About Caffeine Allergies
If you’re like most North Americans, you probably start your day with a cup of coffee or two. About 90% of Americans participate in this morning ritual to help stimulate their central nervous system and provide a little extra energy. In small and moderate doses, caffeine is completely safe for most people; however, a small percentage of folks have a caffeine allergy.
Coffee’s a morning go-to because of its caffeine content. Caffeine is a naturally occurring stimulant found in a number of plants, including cocoa beans, tea leaves, and cacao pods. Known for its power to increase focus, energy, and alertness, caffeine is a staple in countries around the world.
Most people can safely consume up to 400 milligrams (mg) of caffeine per day. Those with a caffeine intolerance, however, are much more sensitive. An intolerance would result in the following signs when coffee is consumed at a relatively low dosage:
- Rapid heart beat
- Trouble sleeping
- Upset stomach
The signs of a caffeine allergy are more severe, and having a caffeine intolerance does not mean you’re allergic. In fact, caffeine allergies are very rare.
Signs You Have a Caffeine Allergy
The signs of a caffeine allergy mimic those of many other allergies, which is how you’ll be able to distinguish between an allergy and an intolerance. The symptoms of a caffeine allergy include:
- Itchy rashes formed by red bumps
- Swollen lips and tongue
- Itchiness around the mouth, lips, and tongue
Caffeine allergy symptoms tend to appear within about an hour of consumption.
Some individuals may go into anaphylaxis after consuming caffeine. Anaphylaxis is a severe reaction that puts sufferers into shock—a critical state caused by the sudden lack of blood flow to bodily tissues. This is an extremely rare condition associated with caffeine, and is more commonly linked to other allergens—bee stings, peanuts, tree nuts, etc.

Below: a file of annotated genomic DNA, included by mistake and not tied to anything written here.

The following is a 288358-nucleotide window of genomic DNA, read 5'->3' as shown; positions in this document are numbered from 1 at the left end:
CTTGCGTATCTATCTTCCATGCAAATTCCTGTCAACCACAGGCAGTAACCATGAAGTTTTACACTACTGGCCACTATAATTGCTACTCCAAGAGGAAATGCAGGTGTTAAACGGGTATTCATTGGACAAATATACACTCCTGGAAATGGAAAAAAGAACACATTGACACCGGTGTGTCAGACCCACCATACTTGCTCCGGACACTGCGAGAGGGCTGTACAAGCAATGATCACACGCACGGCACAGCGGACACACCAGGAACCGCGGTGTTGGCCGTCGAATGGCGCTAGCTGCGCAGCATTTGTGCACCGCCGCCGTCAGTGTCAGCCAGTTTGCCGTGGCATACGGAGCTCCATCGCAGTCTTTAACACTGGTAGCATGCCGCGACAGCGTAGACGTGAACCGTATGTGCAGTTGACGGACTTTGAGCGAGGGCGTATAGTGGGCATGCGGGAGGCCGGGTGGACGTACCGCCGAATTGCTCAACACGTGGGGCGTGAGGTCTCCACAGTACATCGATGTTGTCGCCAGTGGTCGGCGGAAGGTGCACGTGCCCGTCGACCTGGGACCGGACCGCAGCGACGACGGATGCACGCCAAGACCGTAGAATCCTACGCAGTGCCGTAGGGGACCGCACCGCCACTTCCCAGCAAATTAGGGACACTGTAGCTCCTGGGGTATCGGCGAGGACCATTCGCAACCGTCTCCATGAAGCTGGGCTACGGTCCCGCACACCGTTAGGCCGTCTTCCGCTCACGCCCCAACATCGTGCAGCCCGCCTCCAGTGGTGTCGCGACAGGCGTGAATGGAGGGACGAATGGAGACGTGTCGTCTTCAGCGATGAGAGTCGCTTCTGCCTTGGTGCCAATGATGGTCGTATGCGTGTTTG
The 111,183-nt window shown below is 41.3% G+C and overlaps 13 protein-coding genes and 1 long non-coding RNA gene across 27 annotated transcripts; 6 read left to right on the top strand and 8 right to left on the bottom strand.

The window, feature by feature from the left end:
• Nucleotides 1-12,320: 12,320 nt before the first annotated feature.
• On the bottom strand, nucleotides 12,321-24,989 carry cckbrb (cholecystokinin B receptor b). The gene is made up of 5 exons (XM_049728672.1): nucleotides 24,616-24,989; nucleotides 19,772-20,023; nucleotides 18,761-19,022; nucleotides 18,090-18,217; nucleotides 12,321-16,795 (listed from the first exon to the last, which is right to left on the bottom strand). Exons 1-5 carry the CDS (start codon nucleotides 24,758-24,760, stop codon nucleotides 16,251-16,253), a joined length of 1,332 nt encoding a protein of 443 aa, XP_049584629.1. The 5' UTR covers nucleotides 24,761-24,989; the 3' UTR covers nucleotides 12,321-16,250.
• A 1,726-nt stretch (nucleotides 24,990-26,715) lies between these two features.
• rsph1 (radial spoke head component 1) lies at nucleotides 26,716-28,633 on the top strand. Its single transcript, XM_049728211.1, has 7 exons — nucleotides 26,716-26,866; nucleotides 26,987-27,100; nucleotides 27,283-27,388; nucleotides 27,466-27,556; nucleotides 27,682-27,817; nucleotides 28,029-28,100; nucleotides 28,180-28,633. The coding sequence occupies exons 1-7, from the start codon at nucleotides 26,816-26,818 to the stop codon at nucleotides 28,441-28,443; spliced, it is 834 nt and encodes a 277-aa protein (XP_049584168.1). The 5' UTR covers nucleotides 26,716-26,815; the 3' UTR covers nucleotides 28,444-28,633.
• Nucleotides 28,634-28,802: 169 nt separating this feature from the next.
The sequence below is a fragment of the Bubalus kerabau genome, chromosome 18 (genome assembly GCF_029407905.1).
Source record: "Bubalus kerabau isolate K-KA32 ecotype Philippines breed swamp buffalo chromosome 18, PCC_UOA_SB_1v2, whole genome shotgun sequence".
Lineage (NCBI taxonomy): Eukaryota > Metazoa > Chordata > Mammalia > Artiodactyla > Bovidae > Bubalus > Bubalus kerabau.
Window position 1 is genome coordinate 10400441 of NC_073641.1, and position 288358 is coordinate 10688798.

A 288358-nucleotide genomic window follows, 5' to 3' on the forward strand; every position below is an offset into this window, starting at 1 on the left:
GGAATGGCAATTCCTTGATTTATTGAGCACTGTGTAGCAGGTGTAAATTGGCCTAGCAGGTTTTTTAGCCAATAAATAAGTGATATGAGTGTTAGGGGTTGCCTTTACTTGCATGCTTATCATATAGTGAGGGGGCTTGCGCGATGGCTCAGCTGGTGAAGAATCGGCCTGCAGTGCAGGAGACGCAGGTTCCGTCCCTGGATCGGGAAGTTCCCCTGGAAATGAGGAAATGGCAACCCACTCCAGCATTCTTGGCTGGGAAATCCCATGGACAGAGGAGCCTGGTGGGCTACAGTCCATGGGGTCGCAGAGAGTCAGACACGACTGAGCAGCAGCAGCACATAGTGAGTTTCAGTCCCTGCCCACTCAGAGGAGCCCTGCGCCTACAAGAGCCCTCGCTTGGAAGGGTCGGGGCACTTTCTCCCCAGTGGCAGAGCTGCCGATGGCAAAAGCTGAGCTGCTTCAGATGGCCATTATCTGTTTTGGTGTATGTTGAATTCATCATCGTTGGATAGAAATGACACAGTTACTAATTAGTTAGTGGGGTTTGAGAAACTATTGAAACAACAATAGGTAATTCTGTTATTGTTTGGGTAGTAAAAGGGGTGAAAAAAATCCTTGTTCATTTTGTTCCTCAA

If you experience anaphylaxis from caffeine, the symptoms include:
- Severe swelling in the face, mouth, and tongue
- Difficulty breathing (from the swelling)
- Trouble speaking
- Abdominal pain
- Rapid heartbeat
In these cases, an “EpiPen” (adrenaline) will need to be administered and you should be rushed to the hospital.
Why Are You Intolerant or Allergic to Caffeine?
There could be a few reasons why your body handles caffeine the way it does. For those who are intolerant and experience negative symptoms after consuming a cup of coffee or less, it could have something to do with genetics.
We each have a unique genetic makeup, which means our bodies will metabolize compounds differently. Some people may not be wired to handle caffeine’s effects easily.
Reactions to caffeine are also dose-dependent. If you slam back 400 mg in a single serving, you may experience a different level of anxiety and the jitters than you would from drinking a cup of coffee with only 100 mg.
Furthermore, caffeine tolerance can take some time to build, so pay attention to how you feel after certain caffeinated beverages and let that be your guide.
Caffeine allergies are far rarer, and could be caused by genetics or the presence of allergens in certain beans. Studies have shown that some beans may contain allergens based on their genetic composition.
One enzyme in the genetic strain C. arabica (coffee) was found as a potential allergen. But once again, an allergy here is very rare.
Coffee allergies may be rooted in beans infected by fungi or that have come into contact with dust.
Can You Develop a Caffeine Allergy?